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Waterloo student group presses for Israel boycott

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University of Waterloo
University of Waterloo

A student group at the University of Waterloo (UW) has submitted a petition to the school’s Federation of Students – known as Feds – to push for a referendum on whether the school should sever academic ties with Israeli post-secondary institutions.

The petition, drafted by Ethical Collaboration UW, states that Palestinian students face systematic discrimination at the Israeli institutions that UW has academic partnerships with, including the University of Haifa, Hebrew University of Jerusalem, Technion – Israel Institute of Technology, Tel Aviv University, and the Weizmann Institute of Science.

On Oct. 8, the group handed over 4,000 signatures – which meets the minimum requirement of 10 per cent of undergraduate student signatures needed to trigger a referendum – to the student federation.

Feds, which represents UW undergraduates, is currently in the process of cross-referencing the signatures to ensure they’re Waterloo students. If the 4,000 signatures are verified, a referendum will be called.

But Judy Zelikovitz, vice-president of university and local partner services at the Centre for Israel and Jewish Affairs, said that even if a referendum is called and students vote in favour of boycotting Israeli academic institutions, the result will be non-binding and will likely not have any bearing on the university’s decisions to partner with Israeli schools.

“We look at Waterloo, which has an excellent number of joint programs and partnerships with Israeli universities. We know that this is not led by one or two people, but by people at the very top. UW president Feridun Hamdullahpur has been instrumental in securing those partnerships and being on the ground in Israel with his team to make sure that’s happening,” Zelikovitz said.

“I presume that regardless of what a vote might determine, these relationships are going to remain in place and student resolutions or a referendum isn’t going to impact that right now.”

In a statement to The CJN, UW spokesperson Nick Manning said the administration is monitoring the situation and will respond accordingly.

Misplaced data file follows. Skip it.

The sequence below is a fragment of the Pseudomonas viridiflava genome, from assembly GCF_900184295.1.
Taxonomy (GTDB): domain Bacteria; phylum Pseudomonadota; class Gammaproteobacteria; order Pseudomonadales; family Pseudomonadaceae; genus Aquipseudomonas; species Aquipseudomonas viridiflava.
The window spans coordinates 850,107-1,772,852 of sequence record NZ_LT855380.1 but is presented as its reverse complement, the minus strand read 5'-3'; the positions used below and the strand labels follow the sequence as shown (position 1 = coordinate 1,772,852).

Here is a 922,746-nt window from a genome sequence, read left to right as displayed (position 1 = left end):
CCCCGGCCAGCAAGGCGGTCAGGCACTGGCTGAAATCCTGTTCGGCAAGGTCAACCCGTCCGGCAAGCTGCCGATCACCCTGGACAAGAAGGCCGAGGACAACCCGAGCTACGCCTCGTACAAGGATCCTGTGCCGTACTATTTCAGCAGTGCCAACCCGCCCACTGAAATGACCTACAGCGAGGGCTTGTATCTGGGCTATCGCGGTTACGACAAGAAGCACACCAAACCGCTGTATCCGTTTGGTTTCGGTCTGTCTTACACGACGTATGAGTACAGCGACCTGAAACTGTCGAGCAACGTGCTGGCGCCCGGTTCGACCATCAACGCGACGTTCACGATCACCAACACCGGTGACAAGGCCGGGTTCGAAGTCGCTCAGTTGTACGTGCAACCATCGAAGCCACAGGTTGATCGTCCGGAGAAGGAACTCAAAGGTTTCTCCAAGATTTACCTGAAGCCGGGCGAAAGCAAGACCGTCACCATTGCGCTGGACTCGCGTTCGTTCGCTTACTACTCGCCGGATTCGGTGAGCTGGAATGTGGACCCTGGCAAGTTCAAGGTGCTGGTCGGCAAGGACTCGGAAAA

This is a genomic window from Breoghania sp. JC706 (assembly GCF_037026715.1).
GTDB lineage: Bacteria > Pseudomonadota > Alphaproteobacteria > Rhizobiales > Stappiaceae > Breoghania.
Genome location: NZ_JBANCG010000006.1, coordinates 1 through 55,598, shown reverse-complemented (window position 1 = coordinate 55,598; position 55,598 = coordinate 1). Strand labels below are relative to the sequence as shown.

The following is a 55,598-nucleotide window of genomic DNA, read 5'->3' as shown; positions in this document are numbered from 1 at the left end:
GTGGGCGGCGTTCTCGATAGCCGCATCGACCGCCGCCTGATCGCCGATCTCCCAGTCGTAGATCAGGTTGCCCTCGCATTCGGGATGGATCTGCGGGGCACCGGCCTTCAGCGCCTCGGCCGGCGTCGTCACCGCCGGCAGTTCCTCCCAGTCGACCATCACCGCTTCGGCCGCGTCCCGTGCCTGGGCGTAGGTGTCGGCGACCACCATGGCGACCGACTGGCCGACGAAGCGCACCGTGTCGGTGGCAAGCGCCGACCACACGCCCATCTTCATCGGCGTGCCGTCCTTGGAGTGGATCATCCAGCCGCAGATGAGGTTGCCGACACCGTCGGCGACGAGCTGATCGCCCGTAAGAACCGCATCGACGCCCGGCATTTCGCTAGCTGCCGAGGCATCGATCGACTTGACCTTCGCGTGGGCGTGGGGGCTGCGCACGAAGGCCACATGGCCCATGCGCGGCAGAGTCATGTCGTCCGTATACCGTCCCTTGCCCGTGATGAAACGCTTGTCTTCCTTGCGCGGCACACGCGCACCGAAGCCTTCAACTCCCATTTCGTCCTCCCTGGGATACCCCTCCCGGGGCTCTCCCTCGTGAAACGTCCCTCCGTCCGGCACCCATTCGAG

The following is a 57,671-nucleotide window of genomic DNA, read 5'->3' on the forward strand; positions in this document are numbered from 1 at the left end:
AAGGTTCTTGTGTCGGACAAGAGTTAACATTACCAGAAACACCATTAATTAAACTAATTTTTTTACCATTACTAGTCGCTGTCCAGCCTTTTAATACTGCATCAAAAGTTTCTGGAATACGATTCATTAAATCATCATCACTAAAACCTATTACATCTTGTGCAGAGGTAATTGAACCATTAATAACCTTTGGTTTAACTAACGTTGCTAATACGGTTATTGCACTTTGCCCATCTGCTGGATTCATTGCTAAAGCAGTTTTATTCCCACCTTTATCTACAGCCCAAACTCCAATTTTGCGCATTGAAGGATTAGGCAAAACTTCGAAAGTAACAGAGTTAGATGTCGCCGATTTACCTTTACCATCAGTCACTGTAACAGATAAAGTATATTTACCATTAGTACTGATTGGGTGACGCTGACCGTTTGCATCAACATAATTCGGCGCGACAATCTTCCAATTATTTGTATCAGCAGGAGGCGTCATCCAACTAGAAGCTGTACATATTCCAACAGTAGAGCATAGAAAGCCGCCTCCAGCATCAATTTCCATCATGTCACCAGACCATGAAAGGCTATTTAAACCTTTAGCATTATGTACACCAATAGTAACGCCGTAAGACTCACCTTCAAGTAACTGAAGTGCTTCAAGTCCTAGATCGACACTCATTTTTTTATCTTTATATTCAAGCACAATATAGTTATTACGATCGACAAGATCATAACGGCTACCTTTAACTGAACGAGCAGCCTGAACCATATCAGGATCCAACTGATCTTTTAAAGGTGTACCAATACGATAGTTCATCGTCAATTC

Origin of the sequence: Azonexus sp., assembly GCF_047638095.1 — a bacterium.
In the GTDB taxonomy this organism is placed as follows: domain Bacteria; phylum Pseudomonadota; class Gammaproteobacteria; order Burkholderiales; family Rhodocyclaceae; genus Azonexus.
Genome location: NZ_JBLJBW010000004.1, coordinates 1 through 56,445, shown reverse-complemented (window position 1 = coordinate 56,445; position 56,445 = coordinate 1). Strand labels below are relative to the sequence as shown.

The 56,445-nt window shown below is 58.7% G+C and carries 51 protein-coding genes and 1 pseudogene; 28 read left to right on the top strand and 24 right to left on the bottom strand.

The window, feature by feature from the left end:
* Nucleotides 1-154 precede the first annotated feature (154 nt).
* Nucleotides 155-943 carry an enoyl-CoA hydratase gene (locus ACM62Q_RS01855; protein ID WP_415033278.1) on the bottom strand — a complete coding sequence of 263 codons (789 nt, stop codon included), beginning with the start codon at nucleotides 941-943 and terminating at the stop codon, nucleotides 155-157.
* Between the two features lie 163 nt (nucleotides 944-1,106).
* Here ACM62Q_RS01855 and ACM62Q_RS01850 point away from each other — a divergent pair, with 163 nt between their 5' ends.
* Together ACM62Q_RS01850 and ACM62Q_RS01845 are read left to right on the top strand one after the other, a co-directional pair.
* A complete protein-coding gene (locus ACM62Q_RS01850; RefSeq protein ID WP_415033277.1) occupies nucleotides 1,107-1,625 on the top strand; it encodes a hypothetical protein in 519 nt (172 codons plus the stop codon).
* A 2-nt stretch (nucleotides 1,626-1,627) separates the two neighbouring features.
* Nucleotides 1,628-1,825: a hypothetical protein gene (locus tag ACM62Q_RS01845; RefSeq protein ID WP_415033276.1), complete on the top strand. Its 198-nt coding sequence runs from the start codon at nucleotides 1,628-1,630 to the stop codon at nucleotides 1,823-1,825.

“Waterloo proactively engages with international research-intensive universities that share our values of academic freedom, freedom of expression and equity,” he said.

Although she’s confident that a referendum won’t affect UW’s relationship with Israel, Zelikovitz said she was concerned the petition “was presented somewhat dishonestly in terms of the intent of what they were asking people to sign up for.”

According to Alexa Fuentes Valdez, a second-year psychology student, when she and her friends were approached by an Ethical Collaboration representative to sign the petition last March, they were vaguely told the petition was in support of human rights.

After Valdez pressed the group’s representative for more information, she told her that UW is collaborating with universities in Israel that were developing weapons to kill Palestinians.

Valdez said she doesn’t have an issue with Ethical Collaboration’s decision to advocate on behalf of Palestinians, but disagreed with their approach to pressure students by implying if they didn’t sign it, they didn’t support human rights.

“Originally, I was going to sign it because I didn’t know what it was for. I was like, ‘Of course I care about human rights.’ But when I asked for more details they started talking about the Israeli-Palestinian conflict… Two of my friends signed it. They said, ‘I didn’t want to not sign it.’ So there was some peer pressure because they worded it like it was about human rights. My friends want their signatures removed now.”

Requests for an interview with an Ethical Collaboration representative went unanswered.

Marc Newburgh, CEO of Hillel Ontario, who has been working with UW students to respond to the petition, said, “There’s a heightened conversation that didn’t exist before. It’s creating awareness in conversation with students and ensuring that students are aware of what they’ve signed on to and how this represents or doesn’t represent Israel and what the ties are that the university has with Israel.”

While Feds is currently working on verifying the signatures, CIJA and Hillel Ontario launched an email campaign to urge members of the pro-Israel community to send an email to Hamdullahpur to thank him for his commitment to working with Israeli institutions.

Zelikovitz said about 500 people took part in this initiative.